DC’s MedStar Health Hospitals Crippled By Computer Virus

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The FBI is investigating a computer virus that has infected the computer network of Washington, DC-area hospital system MedStar Health. Hospital administrators shut down large areas of MedStar’s online operations due to the virus, and although they acknowledged that there was a breach, they said there wasn’t any evidence that any patient information had been stolen, reports The Washington Post.

MedStar computers compromised by virus

MedStar Health is one of Washington’s biggest healthcare providers. A spokesperson for the hospital system released a statement saying that they acted quickly in taking down all interfaces to keep the computer virus from spreading throughout the system’s entire computer network. The healthcare group is working with its cyber-security and information technology partners to investigate and address the problem.

The $5 billion healthcare provider’s clinical locations are still open today, however. MedStar operates ten hospitals and more than 250 healthcare facilities in the Washington area. The healthcare system employs more than 31,000 people and serves hundreds of thousands of patients per year.

Georgetown University Hospital among those affected

According to the Associated press, the virus infected Georgetown University Hospital’s computer system, among others. Staff members reported that they were unable to access a massive patient database or their email accounts.

An employee reportedly told The Washington Post that they couldn’t get into any part of MedStar Health’s computer system. The person also said the lowest level staff members were unable to communicate with anyone else and that they couldn’t schedule appointments, access records or do anything at all. She said they had reverted to using paper charts so that they could continue seeing patients.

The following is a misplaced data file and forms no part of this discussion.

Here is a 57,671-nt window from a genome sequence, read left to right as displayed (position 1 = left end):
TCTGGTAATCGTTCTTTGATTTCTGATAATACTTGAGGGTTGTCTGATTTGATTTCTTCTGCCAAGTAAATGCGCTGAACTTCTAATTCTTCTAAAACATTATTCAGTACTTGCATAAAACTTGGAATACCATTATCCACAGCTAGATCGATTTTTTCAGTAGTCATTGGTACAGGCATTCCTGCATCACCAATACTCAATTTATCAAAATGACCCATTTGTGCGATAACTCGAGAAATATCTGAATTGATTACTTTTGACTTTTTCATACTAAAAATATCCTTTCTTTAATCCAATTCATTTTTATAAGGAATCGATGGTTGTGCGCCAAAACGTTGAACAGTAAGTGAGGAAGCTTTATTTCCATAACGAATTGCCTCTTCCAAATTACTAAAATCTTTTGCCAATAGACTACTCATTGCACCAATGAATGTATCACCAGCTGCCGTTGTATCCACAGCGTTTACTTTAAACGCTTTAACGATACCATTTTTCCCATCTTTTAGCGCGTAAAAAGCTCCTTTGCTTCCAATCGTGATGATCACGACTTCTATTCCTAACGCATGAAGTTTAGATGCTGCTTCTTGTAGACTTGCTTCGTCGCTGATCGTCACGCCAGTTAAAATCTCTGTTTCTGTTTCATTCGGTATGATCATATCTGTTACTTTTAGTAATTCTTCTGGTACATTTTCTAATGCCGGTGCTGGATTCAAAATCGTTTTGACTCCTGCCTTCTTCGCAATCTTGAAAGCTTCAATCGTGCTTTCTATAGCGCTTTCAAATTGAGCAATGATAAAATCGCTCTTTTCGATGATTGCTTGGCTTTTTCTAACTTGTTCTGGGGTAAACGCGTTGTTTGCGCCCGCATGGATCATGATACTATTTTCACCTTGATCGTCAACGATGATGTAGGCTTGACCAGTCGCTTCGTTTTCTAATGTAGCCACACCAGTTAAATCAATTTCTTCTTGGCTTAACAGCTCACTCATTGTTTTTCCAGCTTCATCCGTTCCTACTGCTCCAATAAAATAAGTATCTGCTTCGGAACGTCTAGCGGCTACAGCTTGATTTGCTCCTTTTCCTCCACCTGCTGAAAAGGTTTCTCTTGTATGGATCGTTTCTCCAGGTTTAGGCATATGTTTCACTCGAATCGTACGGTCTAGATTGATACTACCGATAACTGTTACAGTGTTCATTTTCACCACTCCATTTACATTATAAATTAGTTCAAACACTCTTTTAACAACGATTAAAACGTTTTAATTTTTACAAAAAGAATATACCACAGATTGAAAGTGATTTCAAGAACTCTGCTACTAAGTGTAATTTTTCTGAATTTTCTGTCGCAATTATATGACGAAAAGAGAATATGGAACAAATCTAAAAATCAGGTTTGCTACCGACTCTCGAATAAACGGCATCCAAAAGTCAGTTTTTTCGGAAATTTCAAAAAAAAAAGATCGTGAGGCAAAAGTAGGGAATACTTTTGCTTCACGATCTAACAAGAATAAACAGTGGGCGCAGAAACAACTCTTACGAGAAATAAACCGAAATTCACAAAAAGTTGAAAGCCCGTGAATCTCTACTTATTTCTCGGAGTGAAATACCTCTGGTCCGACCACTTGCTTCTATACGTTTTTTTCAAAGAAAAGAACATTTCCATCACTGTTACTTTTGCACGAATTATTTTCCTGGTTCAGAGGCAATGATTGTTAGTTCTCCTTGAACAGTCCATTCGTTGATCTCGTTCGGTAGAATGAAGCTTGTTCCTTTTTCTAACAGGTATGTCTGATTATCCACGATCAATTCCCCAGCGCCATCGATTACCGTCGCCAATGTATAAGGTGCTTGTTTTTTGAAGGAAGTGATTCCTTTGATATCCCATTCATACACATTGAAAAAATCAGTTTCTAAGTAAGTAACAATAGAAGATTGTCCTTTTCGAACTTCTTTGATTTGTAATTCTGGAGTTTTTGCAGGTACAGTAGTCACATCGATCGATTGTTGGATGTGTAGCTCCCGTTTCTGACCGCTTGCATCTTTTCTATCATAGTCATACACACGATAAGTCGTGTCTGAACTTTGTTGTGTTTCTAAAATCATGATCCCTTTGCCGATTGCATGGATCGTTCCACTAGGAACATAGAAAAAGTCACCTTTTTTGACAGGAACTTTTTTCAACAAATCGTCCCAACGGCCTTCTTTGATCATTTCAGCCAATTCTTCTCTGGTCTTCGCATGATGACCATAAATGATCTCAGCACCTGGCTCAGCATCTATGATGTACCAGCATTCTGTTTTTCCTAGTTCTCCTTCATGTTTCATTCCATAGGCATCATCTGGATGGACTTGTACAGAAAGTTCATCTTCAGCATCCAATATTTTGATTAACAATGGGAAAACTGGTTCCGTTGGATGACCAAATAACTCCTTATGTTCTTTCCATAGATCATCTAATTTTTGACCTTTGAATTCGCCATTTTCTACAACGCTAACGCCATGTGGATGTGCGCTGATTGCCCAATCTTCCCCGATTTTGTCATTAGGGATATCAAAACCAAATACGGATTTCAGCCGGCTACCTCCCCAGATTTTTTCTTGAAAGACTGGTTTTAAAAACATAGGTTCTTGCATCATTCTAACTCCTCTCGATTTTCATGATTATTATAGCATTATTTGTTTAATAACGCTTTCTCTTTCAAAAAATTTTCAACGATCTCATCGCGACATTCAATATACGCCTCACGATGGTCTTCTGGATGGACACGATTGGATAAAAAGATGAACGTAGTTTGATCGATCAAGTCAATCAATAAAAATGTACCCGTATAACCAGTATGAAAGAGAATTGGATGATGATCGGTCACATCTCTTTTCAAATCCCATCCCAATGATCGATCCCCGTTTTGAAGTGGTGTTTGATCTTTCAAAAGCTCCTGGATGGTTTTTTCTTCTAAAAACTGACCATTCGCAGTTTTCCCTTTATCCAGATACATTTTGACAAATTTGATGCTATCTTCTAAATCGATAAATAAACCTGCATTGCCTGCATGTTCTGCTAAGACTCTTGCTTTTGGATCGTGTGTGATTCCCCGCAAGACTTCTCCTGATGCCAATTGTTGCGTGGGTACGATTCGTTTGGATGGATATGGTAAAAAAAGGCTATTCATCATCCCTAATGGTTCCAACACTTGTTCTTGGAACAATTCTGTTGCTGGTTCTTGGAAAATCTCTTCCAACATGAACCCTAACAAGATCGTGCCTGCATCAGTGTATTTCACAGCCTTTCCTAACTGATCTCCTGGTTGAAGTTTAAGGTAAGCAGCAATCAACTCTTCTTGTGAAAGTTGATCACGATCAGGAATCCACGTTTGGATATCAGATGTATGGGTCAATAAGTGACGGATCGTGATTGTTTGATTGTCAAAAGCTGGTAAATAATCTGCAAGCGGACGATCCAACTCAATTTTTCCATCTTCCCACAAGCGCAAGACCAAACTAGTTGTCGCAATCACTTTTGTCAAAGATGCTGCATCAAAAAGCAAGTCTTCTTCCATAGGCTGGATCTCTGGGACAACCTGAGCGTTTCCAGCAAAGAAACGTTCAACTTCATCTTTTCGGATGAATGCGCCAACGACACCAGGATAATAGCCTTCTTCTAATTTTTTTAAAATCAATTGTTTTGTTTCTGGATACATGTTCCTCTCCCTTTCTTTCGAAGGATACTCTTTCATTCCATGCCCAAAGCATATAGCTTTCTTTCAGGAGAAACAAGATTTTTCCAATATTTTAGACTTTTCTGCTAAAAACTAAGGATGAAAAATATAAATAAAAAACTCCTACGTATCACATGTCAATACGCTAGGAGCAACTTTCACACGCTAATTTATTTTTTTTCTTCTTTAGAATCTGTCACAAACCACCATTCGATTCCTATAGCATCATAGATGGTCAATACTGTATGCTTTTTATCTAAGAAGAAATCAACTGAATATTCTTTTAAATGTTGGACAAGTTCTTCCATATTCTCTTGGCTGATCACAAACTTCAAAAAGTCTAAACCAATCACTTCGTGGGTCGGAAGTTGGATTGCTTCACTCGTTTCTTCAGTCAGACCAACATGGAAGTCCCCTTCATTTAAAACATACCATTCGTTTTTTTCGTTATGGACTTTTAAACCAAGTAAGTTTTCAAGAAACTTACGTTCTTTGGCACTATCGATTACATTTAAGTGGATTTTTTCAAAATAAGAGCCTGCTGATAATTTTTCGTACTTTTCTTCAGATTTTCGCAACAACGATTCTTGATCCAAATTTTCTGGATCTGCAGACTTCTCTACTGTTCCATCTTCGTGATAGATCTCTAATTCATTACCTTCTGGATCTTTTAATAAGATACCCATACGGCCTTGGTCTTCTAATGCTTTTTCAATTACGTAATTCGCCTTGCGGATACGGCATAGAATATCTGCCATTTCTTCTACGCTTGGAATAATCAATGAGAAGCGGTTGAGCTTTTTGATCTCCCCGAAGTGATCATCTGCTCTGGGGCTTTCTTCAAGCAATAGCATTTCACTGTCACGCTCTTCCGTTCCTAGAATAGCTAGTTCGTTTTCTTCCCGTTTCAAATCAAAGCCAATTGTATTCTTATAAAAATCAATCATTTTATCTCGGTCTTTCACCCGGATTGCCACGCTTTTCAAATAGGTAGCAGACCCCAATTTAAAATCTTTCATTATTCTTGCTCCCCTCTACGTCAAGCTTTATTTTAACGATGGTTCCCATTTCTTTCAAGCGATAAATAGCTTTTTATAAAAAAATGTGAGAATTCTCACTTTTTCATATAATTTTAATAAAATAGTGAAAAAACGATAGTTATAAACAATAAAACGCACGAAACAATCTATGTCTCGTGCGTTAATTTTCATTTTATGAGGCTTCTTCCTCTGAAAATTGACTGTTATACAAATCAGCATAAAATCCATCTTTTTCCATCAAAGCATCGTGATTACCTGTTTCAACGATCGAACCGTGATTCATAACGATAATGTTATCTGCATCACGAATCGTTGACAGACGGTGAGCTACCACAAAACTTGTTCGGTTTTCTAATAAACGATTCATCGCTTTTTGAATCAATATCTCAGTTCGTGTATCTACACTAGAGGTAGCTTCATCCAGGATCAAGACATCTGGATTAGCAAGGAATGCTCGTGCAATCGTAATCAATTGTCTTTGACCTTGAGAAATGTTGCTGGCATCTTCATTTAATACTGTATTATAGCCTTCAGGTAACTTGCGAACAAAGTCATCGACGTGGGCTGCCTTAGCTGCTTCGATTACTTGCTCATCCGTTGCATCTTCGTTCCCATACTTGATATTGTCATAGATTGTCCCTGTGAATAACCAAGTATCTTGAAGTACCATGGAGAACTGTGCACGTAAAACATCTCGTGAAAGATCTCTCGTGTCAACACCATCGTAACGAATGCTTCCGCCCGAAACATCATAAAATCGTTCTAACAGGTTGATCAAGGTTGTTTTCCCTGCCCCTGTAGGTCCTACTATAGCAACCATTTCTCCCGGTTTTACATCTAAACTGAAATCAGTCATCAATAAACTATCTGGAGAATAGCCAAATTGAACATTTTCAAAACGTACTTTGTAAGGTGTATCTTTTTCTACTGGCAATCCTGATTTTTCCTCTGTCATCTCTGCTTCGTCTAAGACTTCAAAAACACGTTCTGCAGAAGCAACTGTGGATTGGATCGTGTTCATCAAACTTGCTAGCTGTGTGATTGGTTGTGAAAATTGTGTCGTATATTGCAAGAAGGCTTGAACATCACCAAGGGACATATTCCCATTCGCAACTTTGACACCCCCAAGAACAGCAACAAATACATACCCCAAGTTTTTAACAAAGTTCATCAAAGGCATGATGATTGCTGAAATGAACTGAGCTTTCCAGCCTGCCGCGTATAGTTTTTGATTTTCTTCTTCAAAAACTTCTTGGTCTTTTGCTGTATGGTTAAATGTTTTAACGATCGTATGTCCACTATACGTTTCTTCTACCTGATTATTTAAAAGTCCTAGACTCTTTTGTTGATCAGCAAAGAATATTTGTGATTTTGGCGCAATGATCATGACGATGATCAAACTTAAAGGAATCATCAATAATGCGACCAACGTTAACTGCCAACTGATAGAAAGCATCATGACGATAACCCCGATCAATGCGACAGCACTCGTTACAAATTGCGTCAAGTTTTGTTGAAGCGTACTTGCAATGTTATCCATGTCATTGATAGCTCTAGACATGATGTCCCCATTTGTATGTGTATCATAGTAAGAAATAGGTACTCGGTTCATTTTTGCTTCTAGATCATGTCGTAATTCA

Someone who visited one of MedStar Health’s hospitals told ZDNet that staff members shut down the healthcare organization’s computers after learning that there was a computer virus. The hospital visitor said that all of the facilities computers were shut down for over an hour and that all patient orders had been lost. The person said a lot of people were just standing around and that things got worse and worse as time dragged on.

FBI investigating MedStar Health computer virus

The FBI is investigating the virus that infected MedStar’s computer systems. The Associated Press reports that investigators are looking into whether the infection is an attempt at extortion, which was the case in two other recent cyber-attacks on healthcare facilities. In one attack involving the use of ransomware, a Los Angeles-area hospital had to shell out $17,000 worth of bitcoins last month in order to get control over its computers back from hackers. Another healthcare facility in Kentucky said two weeks ago that it faced a similar attack and placed itself in a state of emergency.

Healthcare facilities in the U.S. aren’t the only ones that have been targeted recently either. Hackers have also targeted hospitals in Australia and Europe, infecting their computer systems with ransomware and demanding huge sums of money before they would send a key that would decrypt their files and unlock them and enable the healthcare facilities to resume normal operations.

The Baltimore Sun spoke to a cyber-security expert with Independent Security Evaluators, who said the cyber-attack endangers patients—and not just because their personal information could be stolen. Recently Ted Harrington’s firm published the findings from their two-year investigation into hospitals’ cyber-security. The firm was able to carry out a number of different attacks on medical databases and medical devices and described those attacks in its report.

How the ransomware attacks occur

Although the LA hospital that was targeted by hackers paid the ransom, the FBI does not recommend that ransom be paid. Usually hackers plan months ahead of time which organizations or businesses they will target and dive into their computer systems early. Then they map out the computer network and decide where it may be most critical to deploy the ransomware.

According to Health IT Outcomes, Henderson, Ky.-based Methodist Hospital successfully fended off the ransomware attack, which was on March 18, by having a backup and recovery system in place. The hospital claims it never paid the ransom demanded by the hackers and that within days of the attack, its systems were back up and running. Administrators switched operations to the backup system.

In both the Kentucky case and the case involving Hollywood Hospital in LA, the hackers used a type of ransomware called Locky, which is spread through email and then encrypts all the data on the affected system while deleting the original files.

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